By Laura Petersen
Colorful, carefree and tactile, there are no “Do not touch” signs posted in front of the sculptures in the Wolfstein Sculpture Park at Scripps Memorial Hospital, La Jolla. While no children are treated at this hospital except newborns in the maternity ward, many of the pieces call to the inner child of every visitor.
When docent Rhonda Phom first saw “Scribble Mountain Sunrise,” a polychrome steel sculpture by Ron Tatro, she was taken in by the bright colors and squiggly shapes. She said it whisked her away to kindergarten. Escaping into the worry-free world of a child, even just for a few minutes, is just what the doctor ordered.
Scripps La Jolla officials say the hospital believes in treating the whole patient. Along with the care from doctors and nurses, a patient needs an environment that is comfortable and filled with beautiful things. Art, including the 17 sculptures around the hospital campus, helps provide patients and their loved ones with a healing atmosphere.
“It’s when you drive onto the campus, it’s appealing,” said Selina Hudgins, associate director of development. “You get this sense of, ‘OK, this is going to be comfortable. This is going to be doable for me.’ ”
Now offering 90-minute guided tours of the sculpture park, Scripps La Jolla hopes others can enjoy the art as well. The tour would be a unique opportunity for student, art, business and social groups to learn about the diverse sculpture mediums.
Gary Fybel, chief executive of Scripps La Jolla, is supportive of expanding the hospital’s role in the community by adding sculptures.
“I think the public display of art is a very healthy process for the community,” he said.
Docents have lunched with all of the living artists, and are well-equipped to share the stories and inspirations behind each piece.
“Surfboard Cedar Survivor,” by Betsy Kopshina Schultz and Hans Tegebo, earned its name for withstanding the flames of the 2003 Cedar Fire, mainly because it is made out of cement. The surfboard-shaped tree was singed on one side, but Schultz was able to restore the sea-foam greens, ocean blues and sunset oranges splashing around rusted hooks and gears.
Adamant believers in the healing power of art, Ralyn and Nate Wolfstein founded the park to celebrate their 50th wedding anniversary in 1993. Since the first piece was installed in 1998, the couple have each year donated a sculpture by an artist from San Diego or one well-known in the area.
Jeffery Laudenslager, whose kinetic sculpture “Archimage” can be seen from the freeway in Del Mar, has contributed four pieces to the park. Italo Scanga’s “Symbolic Forest with Elijah” graces the premises. He was a longtime professor at UCSD.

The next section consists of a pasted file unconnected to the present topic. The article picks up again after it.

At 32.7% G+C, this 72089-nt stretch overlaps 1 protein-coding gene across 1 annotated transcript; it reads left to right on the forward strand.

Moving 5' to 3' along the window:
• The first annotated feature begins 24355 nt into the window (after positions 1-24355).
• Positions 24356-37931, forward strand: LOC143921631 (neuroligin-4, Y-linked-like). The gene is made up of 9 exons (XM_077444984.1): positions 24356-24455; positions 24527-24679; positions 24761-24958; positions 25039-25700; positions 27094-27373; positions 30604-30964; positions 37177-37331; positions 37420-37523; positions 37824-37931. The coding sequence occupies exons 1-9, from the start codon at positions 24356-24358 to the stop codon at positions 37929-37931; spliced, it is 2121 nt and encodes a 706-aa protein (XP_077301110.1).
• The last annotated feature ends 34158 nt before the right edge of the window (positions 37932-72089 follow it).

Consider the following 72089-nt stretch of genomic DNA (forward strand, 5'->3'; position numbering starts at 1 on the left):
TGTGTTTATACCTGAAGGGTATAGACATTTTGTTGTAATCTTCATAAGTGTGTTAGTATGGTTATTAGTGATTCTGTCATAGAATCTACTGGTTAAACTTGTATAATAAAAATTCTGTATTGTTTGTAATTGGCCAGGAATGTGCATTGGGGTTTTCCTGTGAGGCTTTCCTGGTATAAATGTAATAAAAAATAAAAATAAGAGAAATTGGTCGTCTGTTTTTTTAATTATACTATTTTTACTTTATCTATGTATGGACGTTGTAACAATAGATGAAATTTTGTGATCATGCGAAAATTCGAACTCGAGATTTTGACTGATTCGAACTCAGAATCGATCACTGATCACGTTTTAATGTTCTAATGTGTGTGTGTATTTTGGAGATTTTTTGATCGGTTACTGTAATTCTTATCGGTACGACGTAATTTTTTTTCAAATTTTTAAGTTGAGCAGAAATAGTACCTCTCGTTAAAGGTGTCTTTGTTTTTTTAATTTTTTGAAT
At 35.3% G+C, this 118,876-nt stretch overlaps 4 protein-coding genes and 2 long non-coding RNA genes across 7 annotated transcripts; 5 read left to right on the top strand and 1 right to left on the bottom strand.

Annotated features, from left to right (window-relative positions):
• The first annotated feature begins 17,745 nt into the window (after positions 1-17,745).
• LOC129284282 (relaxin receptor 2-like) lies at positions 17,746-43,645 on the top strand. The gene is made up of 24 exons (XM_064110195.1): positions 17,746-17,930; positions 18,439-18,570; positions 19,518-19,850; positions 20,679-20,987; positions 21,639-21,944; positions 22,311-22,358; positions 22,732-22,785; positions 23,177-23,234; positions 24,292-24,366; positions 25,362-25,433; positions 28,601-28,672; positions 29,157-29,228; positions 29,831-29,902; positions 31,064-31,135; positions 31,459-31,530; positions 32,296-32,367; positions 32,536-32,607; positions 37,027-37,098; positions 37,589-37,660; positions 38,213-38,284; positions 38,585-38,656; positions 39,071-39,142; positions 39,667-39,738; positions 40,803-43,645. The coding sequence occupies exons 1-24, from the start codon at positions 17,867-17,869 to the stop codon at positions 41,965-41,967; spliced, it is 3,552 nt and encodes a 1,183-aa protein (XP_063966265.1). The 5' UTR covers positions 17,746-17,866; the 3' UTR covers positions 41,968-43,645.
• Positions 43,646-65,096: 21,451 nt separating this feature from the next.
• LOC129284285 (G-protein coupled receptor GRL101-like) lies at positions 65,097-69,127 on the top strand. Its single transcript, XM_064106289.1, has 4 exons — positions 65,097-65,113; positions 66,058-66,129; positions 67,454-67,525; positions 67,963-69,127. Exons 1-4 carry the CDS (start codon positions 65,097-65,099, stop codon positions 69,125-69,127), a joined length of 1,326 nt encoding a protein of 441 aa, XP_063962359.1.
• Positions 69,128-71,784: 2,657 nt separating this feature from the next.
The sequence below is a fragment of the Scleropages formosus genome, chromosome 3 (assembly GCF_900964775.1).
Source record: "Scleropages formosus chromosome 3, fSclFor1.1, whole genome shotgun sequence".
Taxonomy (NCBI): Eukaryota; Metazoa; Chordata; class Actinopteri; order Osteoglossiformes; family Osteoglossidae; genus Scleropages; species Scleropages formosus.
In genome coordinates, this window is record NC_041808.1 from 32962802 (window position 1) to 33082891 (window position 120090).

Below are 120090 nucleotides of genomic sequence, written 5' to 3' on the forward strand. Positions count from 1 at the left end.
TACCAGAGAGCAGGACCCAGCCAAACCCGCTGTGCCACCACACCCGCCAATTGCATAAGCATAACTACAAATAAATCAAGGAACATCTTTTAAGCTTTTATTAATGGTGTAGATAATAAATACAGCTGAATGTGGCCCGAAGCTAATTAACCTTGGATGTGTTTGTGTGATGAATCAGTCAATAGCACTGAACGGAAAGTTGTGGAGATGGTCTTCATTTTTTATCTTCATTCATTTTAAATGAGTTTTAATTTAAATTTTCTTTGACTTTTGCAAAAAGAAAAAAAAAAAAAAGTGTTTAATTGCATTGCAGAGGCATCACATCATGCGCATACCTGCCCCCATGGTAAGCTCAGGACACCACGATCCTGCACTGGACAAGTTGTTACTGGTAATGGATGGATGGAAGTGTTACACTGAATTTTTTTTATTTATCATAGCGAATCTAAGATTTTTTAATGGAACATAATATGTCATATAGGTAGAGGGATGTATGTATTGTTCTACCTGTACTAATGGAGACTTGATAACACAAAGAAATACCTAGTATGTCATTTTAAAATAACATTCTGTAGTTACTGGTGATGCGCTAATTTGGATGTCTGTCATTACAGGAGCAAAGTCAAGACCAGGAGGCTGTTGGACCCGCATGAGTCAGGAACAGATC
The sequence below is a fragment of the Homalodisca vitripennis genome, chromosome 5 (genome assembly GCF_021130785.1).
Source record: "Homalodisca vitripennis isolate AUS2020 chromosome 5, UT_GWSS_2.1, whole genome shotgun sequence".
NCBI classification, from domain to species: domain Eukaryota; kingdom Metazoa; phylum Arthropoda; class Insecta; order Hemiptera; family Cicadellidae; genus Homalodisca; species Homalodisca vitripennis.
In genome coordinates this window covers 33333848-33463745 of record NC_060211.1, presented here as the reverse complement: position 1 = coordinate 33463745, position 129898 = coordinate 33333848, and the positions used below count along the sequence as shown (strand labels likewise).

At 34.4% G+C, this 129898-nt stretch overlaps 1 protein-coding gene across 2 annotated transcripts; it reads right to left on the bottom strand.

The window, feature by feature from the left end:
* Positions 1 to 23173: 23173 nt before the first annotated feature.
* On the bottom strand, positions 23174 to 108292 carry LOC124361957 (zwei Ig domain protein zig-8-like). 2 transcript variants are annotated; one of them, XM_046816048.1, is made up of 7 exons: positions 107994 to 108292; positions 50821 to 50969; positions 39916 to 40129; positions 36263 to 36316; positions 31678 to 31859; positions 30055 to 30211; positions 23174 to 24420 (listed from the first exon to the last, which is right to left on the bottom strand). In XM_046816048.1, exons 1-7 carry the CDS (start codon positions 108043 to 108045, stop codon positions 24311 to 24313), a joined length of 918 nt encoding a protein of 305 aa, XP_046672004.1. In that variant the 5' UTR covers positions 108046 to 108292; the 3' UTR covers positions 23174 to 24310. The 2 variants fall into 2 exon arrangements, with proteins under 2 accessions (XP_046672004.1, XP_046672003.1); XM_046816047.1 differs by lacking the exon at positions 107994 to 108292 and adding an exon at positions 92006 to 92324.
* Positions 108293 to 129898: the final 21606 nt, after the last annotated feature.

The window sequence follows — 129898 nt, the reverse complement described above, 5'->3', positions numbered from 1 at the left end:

Christopher Lee created “Spiral Tetrahedron #1 and #2" and is also well-known for the boat hanging from the ceiling in the La Jolla Library.
This year, six pieces have been added to the park. The newest members spread childlike joy like their predecessors.
Frolicking in the fountain outside the main entrance, is “Little Girl with Fishes,” a bronze sculpture by T.J. Dixon and ames Nelson. The artists were an obvious choice when the Wolfsteins wanted to commission a sculpture to dedicate to their grandchildren. Dixon and Nelson also cast the bronze sculpture of Ellen Browning Scripps with a young child that stands nearby.
The Wolfsteins dedicated the sculpture to their five grandchildren, four of whom are girls ranging in age from 12 to 25. Their grandson, an 18-year-old Eagle Scout, did not identify with the dancing girl, so the Wolfsteins instead dedicated to him “Happy Tree,” by Doug Snider and Linda Joanou.
“Happy Tree,” “Urban Evergreen” and “Surfboard Cedar Survivor” are transplants from the Port of San Diego’s “Urban Trees” art project that the Wolfsteins donated to Scripps.
“We can’t afford to build them buildings, but we can afford to decorate their front yard,” Nate Wolfstein said. “That’s sort of the way we look at it, and we’d like our grandchildren to have a sense of pride and a sense of participation.”
“Treehouse,” donated by the Scripps La Jolla Radiology Department, is labeled a gift to childhood. The artist, Nassar Pirasteh, never had a treehouse growing up in Iran. Inspired by Robinson Crusoe, he built a treehouse for his children while living in Minnesota. His sculpture stems from that parental experience.
The tree’s trunk, built out of a large, iron I-beam, contains drawings burned into it that a 9-year-old student drew in a letter to the artist.
La Jolla resident Pirasteh is overjoyed that his piece is now on the hospital grounds. He hopes it will give patients and their loved ones a break from their suffering and the monotony of longterm treatment.
“Everybody has that childhood memory,” he said. “Either they did experience it or they want to experience it. So, if I can make people think about something fun, good, healthy, I think I’ve done my job.”
Not a nickel has been spent by the hospital for the sculptures. The Wolfsteins envision the park will house 30 to 40 art pieces. They hope more donors like the Wegner family who donated one of this year’s additions, “Corner” by welder Tom Waldron, will come forward.
Scripps La Jolla will offer a 90-minute docent guided tour Sunday, May 22, at 11 a.m. Call (858) 626-6994 for more information.